Over the centuries many mathematicians have been interested in questions similar to the ones you might have been exploring here. They have even attracted the attention of some of the best mathematicians that ave ever lived.
One of them was Srinivasa Ramanujan a tragic genius, who, among other things, was very interested in partition numbers. Ramanujan was born in 1887 in a small Indian village around 400km from Madras (now Chennai). He developed a passion for maths when he was at school, and by age 15 routinely solved maths problems that went way beyond what his classmates were dealing with. But since he neglected all other subjects apart from maths, he never got into university. So he kept on studying maths alone while working as a clerk for the Madras Port Trust.
One day, in 1913, Ramanujan decided to write a letter that was to change his life. It was addressed to the famous mathematician G. H. Hardy, who worked in Cambridge, on the other side of the globe. The letter was full of mathematical results, but the way they were presented was so different from the standard way people wrote about maths at the time that Hardy became intrigued. It seemed that the mysterious person writing from far-away India had taught himself all the maths that he was writing about and was also amazingly clever. Hardy invited Ramanujan to Cambridge, and on March 17, 1914 Ramanujan set sail for England.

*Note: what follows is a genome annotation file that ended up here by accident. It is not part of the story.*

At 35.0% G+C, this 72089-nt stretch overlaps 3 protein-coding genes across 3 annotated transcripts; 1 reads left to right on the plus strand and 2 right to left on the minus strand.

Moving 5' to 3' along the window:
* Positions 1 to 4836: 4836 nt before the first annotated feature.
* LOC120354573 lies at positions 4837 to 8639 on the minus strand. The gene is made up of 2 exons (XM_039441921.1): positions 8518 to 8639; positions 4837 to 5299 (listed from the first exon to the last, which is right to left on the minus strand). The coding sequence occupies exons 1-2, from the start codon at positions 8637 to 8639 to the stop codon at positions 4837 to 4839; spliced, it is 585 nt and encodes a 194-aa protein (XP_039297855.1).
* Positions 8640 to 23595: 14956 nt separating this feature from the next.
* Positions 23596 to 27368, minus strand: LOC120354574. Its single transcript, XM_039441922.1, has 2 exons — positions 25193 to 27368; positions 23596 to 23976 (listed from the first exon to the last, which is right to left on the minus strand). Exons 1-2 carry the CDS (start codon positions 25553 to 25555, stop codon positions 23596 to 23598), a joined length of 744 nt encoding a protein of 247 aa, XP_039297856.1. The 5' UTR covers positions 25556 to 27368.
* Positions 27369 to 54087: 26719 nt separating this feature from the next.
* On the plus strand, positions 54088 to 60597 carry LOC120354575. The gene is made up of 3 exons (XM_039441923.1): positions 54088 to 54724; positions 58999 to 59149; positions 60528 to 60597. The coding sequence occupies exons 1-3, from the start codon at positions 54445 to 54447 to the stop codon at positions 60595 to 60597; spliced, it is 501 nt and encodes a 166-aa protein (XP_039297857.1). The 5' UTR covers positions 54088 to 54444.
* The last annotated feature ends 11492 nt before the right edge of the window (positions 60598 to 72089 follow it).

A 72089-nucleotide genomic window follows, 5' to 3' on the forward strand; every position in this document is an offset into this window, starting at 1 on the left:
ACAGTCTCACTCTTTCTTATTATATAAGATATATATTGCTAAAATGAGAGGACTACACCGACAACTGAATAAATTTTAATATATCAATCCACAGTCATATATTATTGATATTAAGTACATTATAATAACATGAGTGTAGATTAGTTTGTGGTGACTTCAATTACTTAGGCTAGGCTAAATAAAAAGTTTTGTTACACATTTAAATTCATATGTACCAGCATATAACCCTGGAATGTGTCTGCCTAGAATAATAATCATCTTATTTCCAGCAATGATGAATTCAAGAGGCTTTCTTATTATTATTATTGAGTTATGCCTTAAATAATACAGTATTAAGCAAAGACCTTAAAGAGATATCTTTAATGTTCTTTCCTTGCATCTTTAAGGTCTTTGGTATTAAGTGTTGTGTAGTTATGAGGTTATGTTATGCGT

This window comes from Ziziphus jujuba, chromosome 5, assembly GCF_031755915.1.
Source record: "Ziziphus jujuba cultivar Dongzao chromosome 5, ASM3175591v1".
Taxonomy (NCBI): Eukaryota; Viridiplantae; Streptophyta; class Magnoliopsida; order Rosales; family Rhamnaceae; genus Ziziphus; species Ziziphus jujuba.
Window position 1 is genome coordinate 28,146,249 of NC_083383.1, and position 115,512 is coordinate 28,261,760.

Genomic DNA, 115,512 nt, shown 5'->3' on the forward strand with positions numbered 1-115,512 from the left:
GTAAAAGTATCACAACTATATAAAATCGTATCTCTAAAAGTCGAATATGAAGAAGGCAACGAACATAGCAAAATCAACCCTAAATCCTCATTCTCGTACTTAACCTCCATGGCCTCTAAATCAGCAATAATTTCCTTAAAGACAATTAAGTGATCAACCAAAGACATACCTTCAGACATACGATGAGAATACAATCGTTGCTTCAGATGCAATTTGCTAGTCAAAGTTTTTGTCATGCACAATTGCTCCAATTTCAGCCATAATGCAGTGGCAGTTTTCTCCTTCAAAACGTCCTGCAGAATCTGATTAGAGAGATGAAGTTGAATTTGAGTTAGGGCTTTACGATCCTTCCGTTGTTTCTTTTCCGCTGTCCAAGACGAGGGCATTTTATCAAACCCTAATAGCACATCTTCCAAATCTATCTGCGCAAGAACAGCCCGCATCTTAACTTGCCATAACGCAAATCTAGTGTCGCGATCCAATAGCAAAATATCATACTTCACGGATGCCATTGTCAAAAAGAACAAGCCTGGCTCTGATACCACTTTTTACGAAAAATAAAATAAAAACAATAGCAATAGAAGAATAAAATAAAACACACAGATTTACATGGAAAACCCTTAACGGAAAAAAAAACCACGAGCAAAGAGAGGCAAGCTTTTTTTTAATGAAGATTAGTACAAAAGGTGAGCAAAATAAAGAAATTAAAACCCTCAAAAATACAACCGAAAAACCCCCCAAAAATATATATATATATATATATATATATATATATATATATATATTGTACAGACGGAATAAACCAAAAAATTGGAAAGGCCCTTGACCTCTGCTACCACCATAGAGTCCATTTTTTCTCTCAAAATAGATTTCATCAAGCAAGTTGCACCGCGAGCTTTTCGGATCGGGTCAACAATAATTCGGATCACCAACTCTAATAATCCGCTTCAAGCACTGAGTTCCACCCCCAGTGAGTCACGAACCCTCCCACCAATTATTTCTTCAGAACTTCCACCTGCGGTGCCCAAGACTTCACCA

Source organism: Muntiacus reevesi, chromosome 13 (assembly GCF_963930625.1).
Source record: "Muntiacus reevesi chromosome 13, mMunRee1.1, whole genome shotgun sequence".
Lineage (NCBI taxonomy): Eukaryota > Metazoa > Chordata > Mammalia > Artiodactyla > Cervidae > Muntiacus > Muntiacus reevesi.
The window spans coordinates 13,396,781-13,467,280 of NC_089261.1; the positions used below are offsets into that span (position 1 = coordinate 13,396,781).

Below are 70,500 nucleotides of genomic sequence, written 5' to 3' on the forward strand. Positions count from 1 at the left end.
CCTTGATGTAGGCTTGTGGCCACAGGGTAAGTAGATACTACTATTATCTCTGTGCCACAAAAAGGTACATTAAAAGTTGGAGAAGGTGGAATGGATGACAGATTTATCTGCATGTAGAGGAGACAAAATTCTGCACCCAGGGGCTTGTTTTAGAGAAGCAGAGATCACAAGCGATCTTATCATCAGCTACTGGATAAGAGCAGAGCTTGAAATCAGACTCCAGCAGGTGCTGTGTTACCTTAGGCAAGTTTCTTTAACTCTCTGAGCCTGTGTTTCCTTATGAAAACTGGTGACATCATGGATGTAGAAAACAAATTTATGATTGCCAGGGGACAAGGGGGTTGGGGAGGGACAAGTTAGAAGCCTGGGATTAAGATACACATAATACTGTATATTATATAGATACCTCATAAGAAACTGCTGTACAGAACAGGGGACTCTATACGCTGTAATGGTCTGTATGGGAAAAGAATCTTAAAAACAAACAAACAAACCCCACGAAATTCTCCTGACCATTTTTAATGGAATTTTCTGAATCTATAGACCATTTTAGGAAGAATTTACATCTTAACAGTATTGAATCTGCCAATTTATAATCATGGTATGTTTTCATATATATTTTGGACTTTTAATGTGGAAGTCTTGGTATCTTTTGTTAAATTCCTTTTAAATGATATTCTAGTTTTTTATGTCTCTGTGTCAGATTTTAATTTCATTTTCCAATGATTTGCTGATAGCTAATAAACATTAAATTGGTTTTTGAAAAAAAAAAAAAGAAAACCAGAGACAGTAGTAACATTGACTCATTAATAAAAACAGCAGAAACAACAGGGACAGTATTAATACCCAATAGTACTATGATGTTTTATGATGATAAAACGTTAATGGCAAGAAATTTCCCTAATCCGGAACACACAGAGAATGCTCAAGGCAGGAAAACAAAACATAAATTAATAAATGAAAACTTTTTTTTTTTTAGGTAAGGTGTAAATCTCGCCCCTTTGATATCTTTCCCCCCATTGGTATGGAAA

In Cambridge, Hardy and Ramanujan started one of the most remarkable collaborations in mathematical history. Right from the start they produced important results, including results about partition numbers, and Ramanujan made up for the gaps in his formal maths education by taking a degree in Cambridge. It looked like he was headed for a great career, but unfortunately his health was troubling him. It seems that the English food, which he wasn't used to, and the cold weather were to blame. Ramanujan decided to return to India in 1919 and died the following year, aged only 33. Today Ramanujan is still celebrated as one of India's greatest mathematicians.